Private Placement Stock Exchanges
Trading in shares of still-private Silicon Valley companies such as Facebook Inc., Twitter Inc. and LinkedIn Corp. has surged in recent months, suggesting strong investor interest in some technology start-ups despite a moribund market for initial public offerings.
Though the firms remain private, they have shares, and some employees or investors who have received such stock want to cash out. Others want in. The sellers and buyers can be matched through private deals or by exchanges that have sprung up to bring them together.
And inside some private companies about abiding by regulations and keeping market expectations in check.
Trading in shares of Facebook has been particularly strong in the past month. The surge began after a big transaction in November, when venture-capital firm Accel Partners, an early backer of the social-networking firm, sold less than 15% of its stake for $517 million, say people familiar with the deal. The deal, some details of which were reported on tech blogs, valued Facebook at around $35 billion, those people say.
Soon after the sale, Facebook’s trading volume and price surged on SharesPost and SecondMarket, two exchanges that allow trading of closely held firms’ shares. In the past month, the average valuation of Facebook based on transactions on SharesPost has risen almost 25%, to more than $56 billion, the exchange said. SecondMarket said Facebook’s valuation had risen about 12% over the same month. Such differences are possible because these aren’t public markets.
Facebook trading is the most visible part of a growing market for shares of private tech companies. SecondMarket and SharesPost, based in New York and the Los Angeles area, respectively, began offering trading of private-company stock in the first half of 2009.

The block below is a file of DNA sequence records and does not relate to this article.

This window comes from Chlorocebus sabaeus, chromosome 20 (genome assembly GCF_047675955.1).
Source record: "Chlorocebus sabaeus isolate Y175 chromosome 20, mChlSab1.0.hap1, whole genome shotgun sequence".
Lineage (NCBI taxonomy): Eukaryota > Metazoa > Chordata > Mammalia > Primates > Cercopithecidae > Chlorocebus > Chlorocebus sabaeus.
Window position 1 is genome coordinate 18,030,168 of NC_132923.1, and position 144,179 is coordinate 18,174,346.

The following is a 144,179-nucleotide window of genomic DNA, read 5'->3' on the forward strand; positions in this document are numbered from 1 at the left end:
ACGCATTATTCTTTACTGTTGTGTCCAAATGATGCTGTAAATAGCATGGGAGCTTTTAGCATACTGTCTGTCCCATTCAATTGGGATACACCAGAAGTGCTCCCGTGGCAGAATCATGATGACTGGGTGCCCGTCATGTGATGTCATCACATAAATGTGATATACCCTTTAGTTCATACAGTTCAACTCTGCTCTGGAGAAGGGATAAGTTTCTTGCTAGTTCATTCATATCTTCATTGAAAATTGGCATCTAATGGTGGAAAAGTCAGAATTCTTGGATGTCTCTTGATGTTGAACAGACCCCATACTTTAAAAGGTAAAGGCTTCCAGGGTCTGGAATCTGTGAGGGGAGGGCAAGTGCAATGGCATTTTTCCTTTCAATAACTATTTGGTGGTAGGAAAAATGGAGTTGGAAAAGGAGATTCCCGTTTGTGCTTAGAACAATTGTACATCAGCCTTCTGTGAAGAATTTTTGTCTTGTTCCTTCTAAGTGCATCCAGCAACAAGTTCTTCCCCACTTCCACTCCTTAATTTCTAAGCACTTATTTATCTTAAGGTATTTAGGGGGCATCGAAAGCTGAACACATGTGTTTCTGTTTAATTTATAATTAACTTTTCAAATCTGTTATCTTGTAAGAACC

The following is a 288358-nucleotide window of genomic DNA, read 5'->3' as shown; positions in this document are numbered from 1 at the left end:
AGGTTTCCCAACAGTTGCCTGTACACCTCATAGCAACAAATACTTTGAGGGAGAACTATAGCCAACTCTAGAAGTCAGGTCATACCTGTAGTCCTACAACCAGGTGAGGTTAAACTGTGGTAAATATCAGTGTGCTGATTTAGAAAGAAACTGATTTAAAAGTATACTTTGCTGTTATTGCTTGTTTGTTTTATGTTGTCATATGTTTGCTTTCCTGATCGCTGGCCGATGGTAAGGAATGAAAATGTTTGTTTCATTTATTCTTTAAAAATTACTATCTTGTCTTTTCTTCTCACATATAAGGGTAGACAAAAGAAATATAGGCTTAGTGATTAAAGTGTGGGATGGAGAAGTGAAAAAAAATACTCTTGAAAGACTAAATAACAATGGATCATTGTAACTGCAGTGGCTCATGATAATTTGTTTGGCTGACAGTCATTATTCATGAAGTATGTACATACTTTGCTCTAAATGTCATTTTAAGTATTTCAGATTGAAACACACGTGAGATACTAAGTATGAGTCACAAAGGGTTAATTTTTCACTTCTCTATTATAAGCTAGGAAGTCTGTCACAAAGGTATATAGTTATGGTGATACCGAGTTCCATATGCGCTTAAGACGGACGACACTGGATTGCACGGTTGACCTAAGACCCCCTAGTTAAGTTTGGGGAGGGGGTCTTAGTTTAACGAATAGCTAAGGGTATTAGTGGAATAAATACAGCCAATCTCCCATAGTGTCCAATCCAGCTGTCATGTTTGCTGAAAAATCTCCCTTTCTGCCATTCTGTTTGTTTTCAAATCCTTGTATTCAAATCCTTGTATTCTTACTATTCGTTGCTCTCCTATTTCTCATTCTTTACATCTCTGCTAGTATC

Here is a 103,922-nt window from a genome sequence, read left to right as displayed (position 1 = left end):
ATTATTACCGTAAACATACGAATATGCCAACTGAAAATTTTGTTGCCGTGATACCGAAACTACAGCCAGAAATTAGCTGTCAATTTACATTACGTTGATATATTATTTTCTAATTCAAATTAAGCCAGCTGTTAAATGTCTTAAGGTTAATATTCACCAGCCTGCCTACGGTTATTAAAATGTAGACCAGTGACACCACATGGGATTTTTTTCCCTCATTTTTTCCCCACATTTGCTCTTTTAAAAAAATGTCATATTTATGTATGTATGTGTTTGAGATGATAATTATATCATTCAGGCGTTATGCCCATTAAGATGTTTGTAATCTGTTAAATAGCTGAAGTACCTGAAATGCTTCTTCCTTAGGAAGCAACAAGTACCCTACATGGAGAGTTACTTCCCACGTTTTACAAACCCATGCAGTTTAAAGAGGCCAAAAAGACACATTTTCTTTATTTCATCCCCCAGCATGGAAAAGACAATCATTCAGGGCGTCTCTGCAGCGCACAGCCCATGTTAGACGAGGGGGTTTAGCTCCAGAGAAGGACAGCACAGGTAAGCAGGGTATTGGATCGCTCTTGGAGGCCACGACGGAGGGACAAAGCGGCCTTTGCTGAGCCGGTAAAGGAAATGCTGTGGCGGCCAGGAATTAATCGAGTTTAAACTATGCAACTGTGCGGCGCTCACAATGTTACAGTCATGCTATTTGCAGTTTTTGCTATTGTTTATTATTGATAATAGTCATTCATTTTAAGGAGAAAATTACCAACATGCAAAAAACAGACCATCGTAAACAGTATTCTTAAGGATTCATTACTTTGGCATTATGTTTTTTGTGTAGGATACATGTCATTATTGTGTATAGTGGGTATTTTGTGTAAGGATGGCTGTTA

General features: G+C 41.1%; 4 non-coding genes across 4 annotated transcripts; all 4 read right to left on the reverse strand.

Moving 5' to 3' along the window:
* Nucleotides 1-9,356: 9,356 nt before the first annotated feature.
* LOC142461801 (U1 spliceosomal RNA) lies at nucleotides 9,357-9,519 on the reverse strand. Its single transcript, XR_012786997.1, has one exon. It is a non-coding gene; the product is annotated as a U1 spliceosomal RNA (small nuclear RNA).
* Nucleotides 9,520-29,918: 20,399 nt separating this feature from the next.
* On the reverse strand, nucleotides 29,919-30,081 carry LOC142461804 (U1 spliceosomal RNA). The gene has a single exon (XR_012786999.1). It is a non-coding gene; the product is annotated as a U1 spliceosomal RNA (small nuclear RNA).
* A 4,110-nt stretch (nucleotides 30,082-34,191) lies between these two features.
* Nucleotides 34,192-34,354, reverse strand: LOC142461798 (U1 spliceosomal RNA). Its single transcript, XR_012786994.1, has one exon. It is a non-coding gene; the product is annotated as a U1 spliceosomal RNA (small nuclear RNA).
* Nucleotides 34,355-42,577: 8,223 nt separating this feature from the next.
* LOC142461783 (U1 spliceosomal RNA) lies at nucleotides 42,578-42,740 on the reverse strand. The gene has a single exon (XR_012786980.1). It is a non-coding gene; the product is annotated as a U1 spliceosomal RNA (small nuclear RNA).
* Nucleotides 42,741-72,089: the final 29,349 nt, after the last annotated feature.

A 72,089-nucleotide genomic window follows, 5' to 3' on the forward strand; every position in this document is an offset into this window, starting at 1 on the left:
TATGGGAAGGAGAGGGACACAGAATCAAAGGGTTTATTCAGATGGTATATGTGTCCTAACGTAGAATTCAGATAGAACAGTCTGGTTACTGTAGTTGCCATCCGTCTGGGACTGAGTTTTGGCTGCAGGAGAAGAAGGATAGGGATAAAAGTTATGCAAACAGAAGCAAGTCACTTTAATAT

SecondMarket said it has transacted nearly $400 million in private-company stock this year, up from about $100 million last year. SharesPost declined to cite dollar figures but said it did 50 private-company stock transactions in its first six months of operation and 150 in the 12 months since.
These are still relatively tiny numbers compared with the trading in tech companies that have gone public. The exchanges remain far smaller than public exchanges like the New York Stock Exchange and Nasdaq.
Private exchanges differ in that they take shares from sellers or companies and actively find buyers, a process that can take several weeks. Recently, SecondMarket and SharesPost have been offering auctions of private-company stock to simplify the matching process.
Before the emergence of such exchanges, founders or employees of start-ups had fewer options for selling before a public offering. They typically sold shares to investors via opaque deals arranged by brokers, known as private placements.
The lackluster IPO market, along with the hassles of being a public company, have meant that some start-ups are staying private longer, creating a backlog of potential sellers. This, in turn, has lured institutional investors hoping to acquire chunks of promising start-ups. The Internet companies Facebook, Twitter, Linked In and Zynga Inc. are among the most sought-after, say investors and the private-company exchanges.
Facebook Chief Executive Mark Zuckerberg has said he is in no hurry to go public. In September, early Facebook investor Peter Thiel told Fox Business News the company wouldn’t trade publicly until 2012.